Does Gleaming Palestinian City on Hill Offer Hope Amid Violence?
Forward - Seth J. Frantzman - A gleaming bus stop greets visitors on the main road to the new Palestinian city of Rawabi in the Israeli-occupied West Bank.
Construction equipment is busy carving blocks out of the hillsides. A sign directs traffic to the police station in one direction and to the showroom filled with scale models in another. A giant Palestinian flag flutters over this city-in-the-making. And, after years of struggle, the first “Rawabians” are moving in.
When I first visited Rawabi, in 2013, with an Israeli pro-peace group called One Voice, the cynic in me doubted whether it would ever be completed. So many stories of Palestinian projects tend to be oversold for international consumption. One Arab village gets a few buckets to turn garbage into fuel, and it’s billed as a major success story, but in the end, the overall impact is null. Looking out over the slopes of Rawabi two years ago, I saw that the first buyers hadn’t yet moved in. Israeli authorities had not agreed to hook up the planned city to a water supply. And the Israeli-built roads in the West Bank did not feature signs directing traffic here.
But now that Rawabi has overcome these hurdles, I have to admit that this is an impressive achievement. It’s a real success story for Palestinians, one that should be built on and replicated. Even the current spate of violence must not derail it.
Rawabi is a revolutionary symbol in the Palestinian landscape. For years, the international community poured billions of dollars into Palestinian projects, with little to show for it. Infrastructure remains substandard in Palestinian areas. Palestinian firms suffer trade barriers. With the latest outbreak of violence, we once again hear the stories of “a generation without hope.” But hope can’t come from abroad, and it’s not coming from Israel’s current government. If it comes from anywhere, it will be from within the Palestinian community.
Just look at all the challenges Rawabi has had to overcome to reach this moment. Palestinian businessman Bashar Masri dreamed up the project in 2007. Working with a local project manager, Bayti Real Estate Investment Company, Masri brought in funding from Qatar — despite the objections of some Israelis, who pointed to the Gulf State’s support for Hamas. Dreams inched closer to reality as the project gained support from the Palestinian Authority. It meshed well with the vision of Salam Fayyad, the Palestinian prime minister at that time, who sought to build up the Palestinian economy as a scaffold for a future state. Initial plans for 4,000 units at a cost of $38,000–75,000 apiece grew to some 6,000 units, and costs for the project mushroomed as well, to almost $1 billion.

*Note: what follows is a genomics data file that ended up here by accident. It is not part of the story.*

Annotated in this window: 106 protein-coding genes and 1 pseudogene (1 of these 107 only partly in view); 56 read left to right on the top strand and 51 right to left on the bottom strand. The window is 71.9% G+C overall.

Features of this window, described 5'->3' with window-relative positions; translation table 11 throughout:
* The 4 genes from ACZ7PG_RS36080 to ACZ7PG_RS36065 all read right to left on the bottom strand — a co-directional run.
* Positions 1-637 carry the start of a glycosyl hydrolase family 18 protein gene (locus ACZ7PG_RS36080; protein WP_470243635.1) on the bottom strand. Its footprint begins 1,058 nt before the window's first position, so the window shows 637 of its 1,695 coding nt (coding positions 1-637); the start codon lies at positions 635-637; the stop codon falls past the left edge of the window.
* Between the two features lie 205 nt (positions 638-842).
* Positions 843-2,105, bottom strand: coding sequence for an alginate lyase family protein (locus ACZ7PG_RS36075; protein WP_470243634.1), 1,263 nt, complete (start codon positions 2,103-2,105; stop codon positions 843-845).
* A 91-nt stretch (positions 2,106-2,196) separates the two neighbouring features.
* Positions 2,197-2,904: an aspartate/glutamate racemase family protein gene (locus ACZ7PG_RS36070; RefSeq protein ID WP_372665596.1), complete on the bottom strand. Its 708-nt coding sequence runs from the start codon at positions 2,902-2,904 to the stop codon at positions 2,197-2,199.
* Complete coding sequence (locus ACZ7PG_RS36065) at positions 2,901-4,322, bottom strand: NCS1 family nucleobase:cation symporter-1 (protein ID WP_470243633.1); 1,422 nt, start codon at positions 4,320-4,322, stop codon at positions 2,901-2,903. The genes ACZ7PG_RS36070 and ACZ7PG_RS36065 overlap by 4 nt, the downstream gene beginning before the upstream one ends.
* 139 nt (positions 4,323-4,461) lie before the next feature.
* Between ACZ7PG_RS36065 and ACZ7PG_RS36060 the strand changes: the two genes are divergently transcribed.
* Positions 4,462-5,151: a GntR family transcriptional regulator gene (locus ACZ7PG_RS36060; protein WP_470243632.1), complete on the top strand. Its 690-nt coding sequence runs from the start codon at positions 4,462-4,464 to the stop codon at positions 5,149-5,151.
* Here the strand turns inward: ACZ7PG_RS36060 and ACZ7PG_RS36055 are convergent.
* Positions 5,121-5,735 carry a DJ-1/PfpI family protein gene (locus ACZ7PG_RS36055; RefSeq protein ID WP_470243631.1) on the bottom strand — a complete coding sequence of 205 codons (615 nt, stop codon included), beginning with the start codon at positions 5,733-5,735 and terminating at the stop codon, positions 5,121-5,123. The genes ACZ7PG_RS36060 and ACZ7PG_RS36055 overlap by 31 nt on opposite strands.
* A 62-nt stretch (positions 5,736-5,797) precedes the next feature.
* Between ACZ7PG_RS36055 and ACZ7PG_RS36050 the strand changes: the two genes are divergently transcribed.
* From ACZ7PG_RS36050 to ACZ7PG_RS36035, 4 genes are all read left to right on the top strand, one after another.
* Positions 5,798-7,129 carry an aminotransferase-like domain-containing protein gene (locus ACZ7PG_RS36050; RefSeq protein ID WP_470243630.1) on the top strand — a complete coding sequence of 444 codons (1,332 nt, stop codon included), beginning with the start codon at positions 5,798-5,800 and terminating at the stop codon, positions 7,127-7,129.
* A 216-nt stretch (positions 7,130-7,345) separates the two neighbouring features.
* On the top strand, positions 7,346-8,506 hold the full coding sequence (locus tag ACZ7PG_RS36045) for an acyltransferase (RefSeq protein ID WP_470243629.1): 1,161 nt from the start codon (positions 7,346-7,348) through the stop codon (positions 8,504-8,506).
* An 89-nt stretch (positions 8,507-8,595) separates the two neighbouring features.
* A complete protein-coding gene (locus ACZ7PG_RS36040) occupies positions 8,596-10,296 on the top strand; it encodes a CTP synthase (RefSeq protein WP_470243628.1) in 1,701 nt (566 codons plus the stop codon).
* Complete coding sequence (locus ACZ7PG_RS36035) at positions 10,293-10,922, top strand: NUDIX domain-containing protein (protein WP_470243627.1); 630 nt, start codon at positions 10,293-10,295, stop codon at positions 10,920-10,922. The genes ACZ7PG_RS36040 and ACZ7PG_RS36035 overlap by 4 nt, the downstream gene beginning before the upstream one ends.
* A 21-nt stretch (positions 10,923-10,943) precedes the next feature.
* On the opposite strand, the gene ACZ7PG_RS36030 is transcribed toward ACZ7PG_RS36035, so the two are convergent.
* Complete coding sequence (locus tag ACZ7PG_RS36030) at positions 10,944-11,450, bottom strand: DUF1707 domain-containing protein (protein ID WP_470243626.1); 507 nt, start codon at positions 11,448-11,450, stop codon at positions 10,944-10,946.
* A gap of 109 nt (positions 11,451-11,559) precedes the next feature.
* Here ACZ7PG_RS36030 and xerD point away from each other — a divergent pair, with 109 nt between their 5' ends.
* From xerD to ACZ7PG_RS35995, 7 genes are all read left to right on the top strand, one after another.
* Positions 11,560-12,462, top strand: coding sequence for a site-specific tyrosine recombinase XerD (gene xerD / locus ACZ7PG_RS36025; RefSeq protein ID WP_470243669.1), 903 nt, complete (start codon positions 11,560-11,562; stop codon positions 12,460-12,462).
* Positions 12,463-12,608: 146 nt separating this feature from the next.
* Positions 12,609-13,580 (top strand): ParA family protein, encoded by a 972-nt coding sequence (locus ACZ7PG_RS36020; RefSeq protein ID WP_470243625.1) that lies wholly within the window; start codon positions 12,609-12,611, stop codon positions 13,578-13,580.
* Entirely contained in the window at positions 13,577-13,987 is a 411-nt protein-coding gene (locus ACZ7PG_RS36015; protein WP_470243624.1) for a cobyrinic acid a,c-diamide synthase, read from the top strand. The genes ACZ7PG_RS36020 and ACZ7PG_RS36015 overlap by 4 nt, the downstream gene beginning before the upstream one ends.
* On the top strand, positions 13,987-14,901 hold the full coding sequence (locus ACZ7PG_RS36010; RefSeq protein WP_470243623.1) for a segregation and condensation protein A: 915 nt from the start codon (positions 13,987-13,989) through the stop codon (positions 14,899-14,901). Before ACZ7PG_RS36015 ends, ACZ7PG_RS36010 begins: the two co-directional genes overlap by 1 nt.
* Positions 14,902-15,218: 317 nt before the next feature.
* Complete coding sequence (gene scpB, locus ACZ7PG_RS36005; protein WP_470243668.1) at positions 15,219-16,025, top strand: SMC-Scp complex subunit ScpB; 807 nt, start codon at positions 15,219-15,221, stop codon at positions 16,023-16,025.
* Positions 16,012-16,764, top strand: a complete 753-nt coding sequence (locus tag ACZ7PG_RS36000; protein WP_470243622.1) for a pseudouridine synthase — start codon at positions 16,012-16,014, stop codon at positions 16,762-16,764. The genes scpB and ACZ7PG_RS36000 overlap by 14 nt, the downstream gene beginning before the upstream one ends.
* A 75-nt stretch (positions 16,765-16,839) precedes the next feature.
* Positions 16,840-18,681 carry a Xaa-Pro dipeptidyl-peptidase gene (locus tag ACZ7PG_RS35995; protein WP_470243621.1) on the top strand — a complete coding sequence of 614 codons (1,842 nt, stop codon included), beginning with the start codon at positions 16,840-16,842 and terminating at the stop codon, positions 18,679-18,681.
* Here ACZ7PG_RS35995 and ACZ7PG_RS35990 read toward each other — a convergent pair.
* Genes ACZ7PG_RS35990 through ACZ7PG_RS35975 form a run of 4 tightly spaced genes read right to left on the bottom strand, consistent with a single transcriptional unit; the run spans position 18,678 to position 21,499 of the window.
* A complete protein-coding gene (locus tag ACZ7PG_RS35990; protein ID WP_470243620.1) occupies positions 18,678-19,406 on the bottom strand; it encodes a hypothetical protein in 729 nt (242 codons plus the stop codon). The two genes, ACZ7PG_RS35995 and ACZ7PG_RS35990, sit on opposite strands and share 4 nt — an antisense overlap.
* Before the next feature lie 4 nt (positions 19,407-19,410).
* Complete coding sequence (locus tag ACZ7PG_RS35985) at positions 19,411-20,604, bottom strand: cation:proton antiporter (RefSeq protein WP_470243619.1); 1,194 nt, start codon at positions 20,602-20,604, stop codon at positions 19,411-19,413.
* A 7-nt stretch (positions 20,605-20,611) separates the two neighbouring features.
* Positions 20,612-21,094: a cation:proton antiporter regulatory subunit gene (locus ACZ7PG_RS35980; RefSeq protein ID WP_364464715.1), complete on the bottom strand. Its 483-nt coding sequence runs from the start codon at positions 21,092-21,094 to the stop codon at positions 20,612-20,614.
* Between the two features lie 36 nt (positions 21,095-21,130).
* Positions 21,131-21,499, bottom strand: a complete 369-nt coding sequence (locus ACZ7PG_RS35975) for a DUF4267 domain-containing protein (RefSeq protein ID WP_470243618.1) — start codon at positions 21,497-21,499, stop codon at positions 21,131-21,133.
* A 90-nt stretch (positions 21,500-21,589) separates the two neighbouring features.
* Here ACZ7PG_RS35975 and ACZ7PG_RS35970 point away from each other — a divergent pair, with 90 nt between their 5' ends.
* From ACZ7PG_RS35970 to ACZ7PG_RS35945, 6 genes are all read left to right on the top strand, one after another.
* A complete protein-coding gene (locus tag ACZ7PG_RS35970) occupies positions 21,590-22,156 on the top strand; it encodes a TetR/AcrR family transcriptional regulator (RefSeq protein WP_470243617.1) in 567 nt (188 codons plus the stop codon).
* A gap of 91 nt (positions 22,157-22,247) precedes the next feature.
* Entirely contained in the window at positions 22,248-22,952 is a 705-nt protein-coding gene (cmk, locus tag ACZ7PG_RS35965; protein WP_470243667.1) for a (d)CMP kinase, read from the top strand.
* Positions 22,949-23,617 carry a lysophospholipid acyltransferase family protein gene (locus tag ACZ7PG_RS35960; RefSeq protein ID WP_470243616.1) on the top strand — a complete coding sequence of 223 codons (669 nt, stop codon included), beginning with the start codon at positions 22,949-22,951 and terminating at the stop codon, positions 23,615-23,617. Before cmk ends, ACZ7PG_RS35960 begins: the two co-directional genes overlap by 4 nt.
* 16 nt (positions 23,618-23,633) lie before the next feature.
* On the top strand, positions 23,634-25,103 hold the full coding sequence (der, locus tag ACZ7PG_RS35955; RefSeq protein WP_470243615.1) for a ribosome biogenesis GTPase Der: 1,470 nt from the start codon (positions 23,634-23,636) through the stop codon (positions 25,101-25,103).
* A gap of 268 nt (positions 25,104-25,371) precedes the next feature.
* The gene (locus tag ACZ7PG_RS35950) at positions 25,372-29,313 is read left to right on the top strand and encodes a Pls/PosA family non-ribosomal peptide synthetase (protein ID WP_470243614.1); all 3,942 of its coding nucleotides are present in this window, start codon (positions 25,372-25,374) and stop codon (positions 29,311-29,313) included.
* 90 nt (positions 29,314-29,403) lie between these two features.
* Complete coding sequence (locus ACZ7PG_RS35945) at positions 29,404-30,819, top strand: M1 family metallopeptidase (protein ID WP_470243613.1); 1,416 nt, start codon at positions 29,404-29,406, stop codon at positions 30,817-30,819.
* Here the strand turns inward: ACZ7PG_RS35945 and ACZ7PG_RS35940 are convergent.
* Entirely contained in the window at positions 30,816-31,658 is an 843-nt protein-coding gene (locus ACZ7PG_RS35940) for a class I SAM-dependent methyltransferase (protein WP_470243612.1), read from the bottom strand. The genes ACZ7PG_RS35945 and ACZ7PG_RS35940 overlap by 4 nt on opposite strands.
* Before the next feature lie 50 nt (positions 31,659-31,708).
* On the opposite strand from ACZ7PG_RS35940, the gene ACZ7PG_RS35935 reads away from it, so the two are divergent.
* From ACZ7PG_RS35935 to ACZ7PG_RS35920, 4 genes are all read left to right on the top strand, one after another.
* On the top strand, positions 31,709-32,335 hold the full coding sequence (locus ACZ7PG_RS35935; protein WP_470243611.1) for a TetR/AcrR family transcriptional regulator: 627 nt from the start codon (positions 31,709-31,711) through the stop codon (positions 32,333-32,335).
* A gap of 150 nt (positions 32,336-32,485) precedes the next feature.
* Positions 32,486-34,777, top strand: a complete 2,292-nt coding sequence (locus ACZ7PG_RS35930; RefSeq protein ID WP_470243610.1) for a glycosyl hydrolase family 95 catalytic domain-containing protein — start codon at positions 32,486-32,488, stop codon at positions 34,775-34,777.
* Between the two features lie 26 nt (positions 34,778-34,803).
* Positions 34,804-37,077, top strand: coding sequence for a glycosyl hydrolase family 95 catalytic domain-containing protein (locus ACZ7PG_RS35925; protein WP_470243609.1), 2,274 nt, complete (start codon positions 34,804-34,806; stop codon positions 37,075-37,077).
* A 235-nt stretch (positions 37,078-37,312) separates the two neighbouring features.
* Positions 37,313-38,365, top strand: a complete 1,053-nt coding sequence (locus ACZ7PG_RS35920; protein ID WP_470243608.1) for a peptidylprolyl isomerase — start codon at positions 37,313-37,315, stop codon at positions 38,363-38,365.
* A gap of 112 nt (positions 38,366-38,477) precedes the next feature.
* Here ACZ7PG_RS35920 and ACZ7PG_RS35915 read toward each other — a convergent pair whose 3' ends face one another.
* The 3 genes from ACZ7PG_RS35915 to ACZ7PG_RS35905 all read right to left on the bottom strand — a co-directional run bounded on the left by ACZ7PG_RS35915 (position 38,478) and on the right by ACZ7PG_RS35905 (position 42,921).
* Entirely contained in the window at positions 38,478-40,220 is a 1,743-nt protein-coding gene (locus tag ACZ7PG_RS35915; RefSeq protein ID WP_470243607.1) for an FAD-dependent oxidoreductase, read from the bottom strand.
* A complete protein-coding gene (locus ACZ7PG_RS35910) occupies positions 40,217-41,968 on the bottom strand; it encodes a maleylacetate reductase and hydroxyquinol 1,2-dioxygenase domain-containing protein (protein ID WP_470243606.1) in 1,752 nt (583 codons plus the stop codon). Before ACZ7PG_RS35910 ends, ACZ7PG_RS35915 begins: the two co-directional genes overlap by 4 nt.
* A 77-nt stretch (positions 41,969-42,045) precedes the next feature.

Masri’s decision to model the planned town on the nearby Israeli city of Modi’in drew the ire of some Palestinians, who accused him of “normalization” with Israel. Rawabi administrators “came under fire for participating in economic meetings and technology conferences with Israelis,” according to a 2014 Al-Monitor report. Caught in the gossip mill of Palestinian politics, Rawabi’s reputation suffered. The “Israeli connection” had stuck the city with a catch-22, because no Palestinian can build anything on the scale of Rawabi without working with Israeli authorities and companies.
The planned city faced other critiques, too. Some Palestinians complained that it serves the upper middle class rather than offering subsidized affordable housing. Some still voice that complaint.
But at the same time, Rawabi is combating stereotypes in the Israeli media, which tends to see Palestinians either as terrorists or through an Orientalist lens of exotic sheepherders and women in hijabs. This planned city subverts the clichéd description of Palestinian-Israeli relations, which focuses on Palestinians’ lack of rights and of statehood. In Rawabi we see a symbol of wealth and success that combines an entrepreneur’s chutzpah with a little bit of a Kevin Costner “If you build it, they will come” attitude.
When I visited on the last day of September, I found the new residents upbeat, emphasizing the snazzy accoutrements and positive developments in their city, notwithstanding the rising violence in the West Bank and Israel. As Rawabians told The Media Line earlier that month, they are happy to be moving to a purpose-built town, which planners say will house 40,000 people. Nihad Kamal, a new homeowner, said he was glad that his 8-year-old daughter would be able to ride her bicycle in peace, something he “would not allow in Ramallah,” about six miles away.
If you ask me, the tragedy of Rawabi is that there aren’t 50 more towns like this one in the West Bank. There ought to be. After all, Israel has managed to build dozens of Jewish communities in the West Bank, some of them housing more than 10,000 people — just look at Ma’ale Adumim. Why should Palestinian infrastructure lag so far behind?
The new Rawabians have a long way to go, but their city points the way to a new model for Palestinians: self-sufficient economic development that doesn’t rely on the goodwill of nongovernmental organizations and can move forward even as the stalled peace process withers.
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